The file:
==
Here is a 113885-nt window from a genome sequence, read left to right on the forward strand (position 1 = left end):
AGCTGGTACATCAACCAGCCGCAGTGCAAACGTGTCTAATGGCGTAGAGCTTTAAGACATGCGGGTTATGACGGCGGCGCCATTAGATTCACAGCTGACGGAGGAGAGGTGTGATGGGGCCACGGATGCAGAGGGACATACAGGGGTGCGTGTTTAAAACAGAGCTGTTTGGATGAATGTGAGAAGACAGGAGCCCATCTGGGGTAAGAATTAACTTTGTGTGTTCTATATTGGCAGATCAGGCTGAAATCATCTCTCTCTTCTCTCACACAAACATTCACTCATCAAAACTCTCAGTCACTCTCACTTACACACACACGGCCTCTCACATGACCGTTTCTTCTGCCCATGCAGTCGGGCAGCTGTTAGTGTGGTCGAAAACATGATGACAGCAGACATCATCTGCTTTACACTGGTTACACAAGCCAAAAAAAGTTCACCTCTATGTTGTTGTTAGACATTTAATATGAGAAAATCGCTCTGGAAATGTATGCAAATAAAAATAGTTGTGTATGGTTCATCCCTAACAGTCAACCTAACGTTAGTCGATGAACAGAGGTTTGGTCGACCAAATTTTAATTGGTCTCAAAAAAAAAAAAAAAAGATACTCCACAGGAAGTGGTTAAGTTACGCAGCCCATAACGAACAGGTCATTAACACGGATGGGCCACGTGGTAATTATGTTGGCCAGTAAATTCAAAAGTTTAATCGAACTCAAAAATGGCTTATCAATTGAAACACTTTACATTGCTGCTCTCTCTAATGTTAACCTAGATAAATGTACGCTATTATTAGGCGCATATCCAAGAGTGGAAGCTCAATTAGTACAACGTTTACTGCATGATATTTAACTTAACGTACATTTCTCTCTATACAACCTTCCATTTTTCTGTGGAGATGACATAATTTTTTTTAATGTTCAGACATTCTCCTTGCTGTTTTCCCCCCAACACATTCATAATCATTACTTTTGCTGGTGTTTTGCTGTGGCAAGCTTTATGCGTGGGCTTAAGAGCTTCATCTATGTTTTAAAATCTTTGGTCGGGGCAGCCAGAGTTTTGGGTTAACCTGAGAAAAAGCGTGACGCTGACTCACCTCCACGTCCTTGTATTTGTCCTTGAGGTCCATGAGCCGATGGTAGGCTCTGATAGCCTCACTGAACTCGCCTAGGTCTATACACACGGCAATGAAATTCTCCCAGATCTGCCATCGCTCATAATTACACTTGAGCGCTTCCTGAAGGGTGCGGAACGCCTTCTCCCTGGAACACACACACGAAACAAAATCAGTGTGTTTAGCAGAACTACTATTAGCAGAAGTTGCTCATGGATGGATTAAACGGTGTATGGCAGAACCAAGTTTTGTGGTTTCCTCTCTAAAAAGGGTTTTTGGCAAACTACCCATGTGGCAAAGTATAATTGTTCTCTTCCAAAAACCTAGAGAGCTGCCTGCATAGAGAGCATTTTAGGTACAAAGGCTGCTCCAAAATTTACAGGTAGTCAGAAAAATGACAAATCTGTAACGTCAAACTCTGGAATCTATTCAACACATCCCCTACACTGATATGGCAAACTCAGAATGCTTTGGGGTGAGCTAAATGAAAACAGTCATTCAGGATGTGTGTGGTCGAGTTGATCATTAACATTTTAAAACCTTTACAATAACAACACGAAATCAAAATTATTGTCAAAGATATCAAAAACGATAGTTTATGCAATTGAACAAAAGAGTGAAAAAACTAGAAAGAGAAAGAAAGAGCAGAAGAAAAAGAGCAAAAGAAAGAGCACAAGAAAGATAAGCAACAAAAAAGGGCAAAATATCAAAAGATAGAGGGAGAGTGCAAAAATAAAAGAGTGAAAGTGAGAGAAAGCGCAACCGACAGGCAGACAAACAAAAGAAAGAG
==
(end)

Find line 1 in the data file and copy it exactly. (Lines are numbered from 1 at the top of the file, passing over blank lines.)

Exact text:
Here is a 113885-nt window from a genome sequence, read left to right on the forward strand (position 1 = left end):